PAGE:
Just a quick post on the what is the best glue for Polystyrene and Styrofoam expanded foam sheets, both hugely popular for making landscapes, hills and inclines.
Styrofoam and Polystyrene are some of my favourite building materials for landscapes, especially on small layouts or those in a spare room where I might not want or be able to build more elaborate hills, cliffs, and inclines from other heavier more permanent materials.
With a bit of shaping (see Where Next below for a suitable tool) and a top coat of plaster cloth very credible landscapes can be quickly constructed.
Before going further, there is a lot of confusion around these materials so it’s worth clarifying exactly what material I’m referring to here.
Is it Polystyrene, Styrofoam or Expanded Polystyrene foam?
Although often used interchangeably these terms shouldn’t be confused.
The material I’m glueing here is expanded Polystyrene expanded foam or Expanded Polystyrene (EPS).
It’s available in sheet and block format and is most often used for packaging but is great for railway, diorama and war game landscape modelling.
Typically white in colour, the expanded foam variant is made of small beads giving a lightweight, soft corky, texture. It’s easy — although messy — to work with and can be cut with a knife or hot blade (the fumes from the heating foam board are highly poisonous. This should absolutely only be done in well-ventilated areas — I do it in my shed with the extractor fan running.
If you’re interested, it’s made by expanding Polystyrene beads under heat and bonding them together.
Styrofoam meanwhile is blue in colour and most often used in building construction — for pipe insulation etc — and while it’s is often mistakenly used as a generic name for extruded Polystyrene foam it is actually the brand name for the product from Dow Chemical Company. The same glue I suggest below will work for this as well.
Injection-moulded styrene has completely different properties to the expanded foam variety. It’s a hard plastic, often in sheet form, and used as the construction material for many of the model kit buildings on layouts. I won’t dwell further on the glue for that, instead, I’ve covered it in my guide to glues.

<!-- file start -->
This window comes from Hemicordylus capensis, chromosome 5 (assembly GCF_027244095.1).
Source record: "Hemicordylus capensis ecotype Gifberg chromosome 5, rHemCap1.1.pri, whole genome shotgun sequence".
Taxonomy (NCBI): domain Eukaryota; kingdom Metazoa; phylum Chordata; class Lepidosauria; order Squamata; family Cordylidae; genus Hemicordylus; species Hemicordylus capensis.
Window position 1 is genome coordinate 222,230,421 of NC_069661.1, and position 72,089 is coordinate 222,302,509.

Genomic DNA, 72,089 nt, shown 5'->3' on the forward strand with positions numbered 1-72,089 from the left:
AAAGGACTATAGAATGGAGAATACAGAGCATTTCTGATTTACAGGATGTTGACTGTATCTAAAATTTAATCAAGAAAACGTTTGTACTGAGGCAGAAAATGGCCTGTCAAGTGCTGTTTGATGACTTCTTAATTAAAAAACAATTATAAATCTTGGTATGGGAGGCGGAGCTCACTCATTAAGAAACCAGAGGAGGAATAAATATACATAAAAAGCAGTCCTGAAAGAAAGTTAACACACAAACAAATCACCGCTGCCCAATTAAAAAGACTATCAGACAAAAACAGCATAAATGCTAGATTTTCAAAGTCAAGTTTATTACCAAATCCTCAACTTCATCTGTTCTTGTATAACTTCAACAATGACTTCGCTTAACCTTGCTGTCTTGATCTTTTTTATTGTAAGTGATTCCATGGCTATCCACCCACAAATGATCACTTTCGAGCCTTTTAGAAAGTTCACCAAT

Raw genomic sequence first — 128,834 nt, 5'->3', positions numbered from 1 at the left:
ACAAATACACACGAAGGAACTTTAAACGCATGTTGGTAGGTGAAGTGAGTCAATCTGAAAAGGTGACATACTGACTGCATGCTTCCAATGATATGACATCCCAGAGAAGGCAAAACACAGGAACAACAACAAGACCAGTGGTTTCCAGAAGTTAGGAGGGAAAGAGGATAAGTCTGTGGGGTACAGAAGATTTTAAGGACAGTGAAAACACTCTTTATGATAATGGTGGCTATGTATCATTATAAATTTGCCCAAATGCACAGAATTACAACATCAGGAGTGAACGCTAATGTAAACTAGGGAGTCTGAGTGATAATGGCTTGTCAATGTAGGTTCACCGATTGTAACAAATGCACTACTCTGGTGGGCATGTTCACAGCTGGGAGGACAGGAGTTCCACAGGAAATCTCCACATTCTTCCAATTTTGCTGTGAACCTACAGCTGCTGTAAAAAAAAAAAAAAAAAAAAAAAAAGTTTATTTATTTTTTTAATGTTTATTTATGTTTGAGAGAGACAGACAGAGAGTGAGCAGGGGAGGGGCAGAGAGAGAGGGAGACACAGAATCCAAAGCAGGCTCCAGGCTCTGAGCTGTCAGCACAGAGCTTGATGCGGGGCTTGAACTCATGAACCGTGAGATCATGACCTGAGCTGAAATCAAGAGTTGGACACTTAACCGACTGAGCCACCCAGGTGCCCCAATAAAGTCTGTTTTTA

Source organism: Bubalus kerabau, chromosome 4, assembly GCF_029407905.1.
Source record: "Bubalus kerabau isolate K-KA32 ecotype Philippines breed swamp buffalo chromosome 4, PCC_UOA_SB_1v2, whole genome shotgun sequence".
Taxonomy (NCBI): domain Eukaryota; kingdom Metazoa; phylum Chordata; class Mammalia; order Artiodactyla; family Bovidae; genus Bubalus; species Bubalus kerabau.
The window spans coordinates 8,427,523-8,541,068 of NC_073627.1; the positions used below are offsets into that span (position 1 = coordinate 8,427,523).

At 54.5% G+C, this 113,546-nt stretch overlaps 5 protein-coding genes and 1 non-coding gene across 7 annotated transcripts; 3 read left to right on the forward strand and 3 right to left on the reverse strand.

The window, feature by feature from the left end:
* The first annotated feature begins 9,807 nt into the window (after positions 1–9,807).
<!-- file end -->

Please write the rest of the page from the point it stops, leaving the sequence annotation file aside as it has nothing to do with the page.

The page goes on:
What glue not to use with polystyrene foam (EPS) sheet
Before getting to the best glue for polystyrene I want to touch on some glues you shouldn’t use and why because many people will likely have these around at home and might be tempted to use them but doing so can be problematic, to put it mildly.
Firstly, hot glue. I use this for various projects (my miniature bird nests for example), it’s low cost and many people have hot glue guns lying around. But the heat from them will melt the foam. Both the tip of the glue gun and even the warmth of the glue as it emerges before cooling is more than enough to dissolve the foam.
Another glue, probably even more common than hot glue, is super glue. Cyanoacrylate (CA) glue to use its correct name, is tremendously strong and long-lasting so might seem like a good choice, particularly for small projects but don’t go near polystyrene (EPS) foam with it. Super glues type adhesives which will melt the foam boards like the acid blood of the predators in Aliens.
So, what is the best glue for polystyrene foam
Having experimented with different glues over the years, I’ve found this to be the best glue for fixing Polystyrene foam board and Styrofoam to baseboards and to each other — for building up layers on hills etc.
It’s easy to apply, and work with (spillages can just be wiped away), it’s cheap and forms a strong bond when set.
Another reason I like this glue, in particular, is that it’s still easy to cut through for later detailing and shaping, even once dry.
While other glues hold the foam together (No More nails and epoxy substances in particular) they can produce a very hard barrier that’s difficult to cut through later.
It’s also a good all-around glue that can be used for many other jobs around the layout (track laying, scenery fixing, water modelling etc.). I get through a lot of it so buy it in bulk using the above link.
- You can get Polystyrene foam boards online here.
- For cutting and shaping Styrofoam and Polystyrene, I use Nordstrand’s hot wire knife.
- Fix your Polystyrene sheets and Styrofoam boards easily, quickly and now with this glue.
> A final, personal, note: I spend a huge amount of time testing, photographing, writing and researching techniques for these articles and pay for all the running costs of MRE out of my own pocket. If you found this article useful you can support me by making a donation on my fund-raising page. Thanks and happy modelling, Andy.
Andy is a lifelong modeler, writer, and founder of modelrailwayengineer.com. He has been building model railways, dioramas, and miniatures for over 20 years. His passion for model making and railways began when he was a child, building his first layout at the age of seven.
Andy’s particular passion is making scenery and structures in 4mm scale, which he sells commercially. He is particularly interested in modelling the railways of South West England during the late Victorian/early Edwardian era, although he also enjoys making sci-fi and fantasy figures and dioramas. His website has won several awards, and he is a member of MERG (Model Railway Electronics Group) and the 009 Society.
When not making models, Andy lives in Surrey with his wife and teenage son. Other interests include history, science fiction, photography, and programming. Read more about Andy.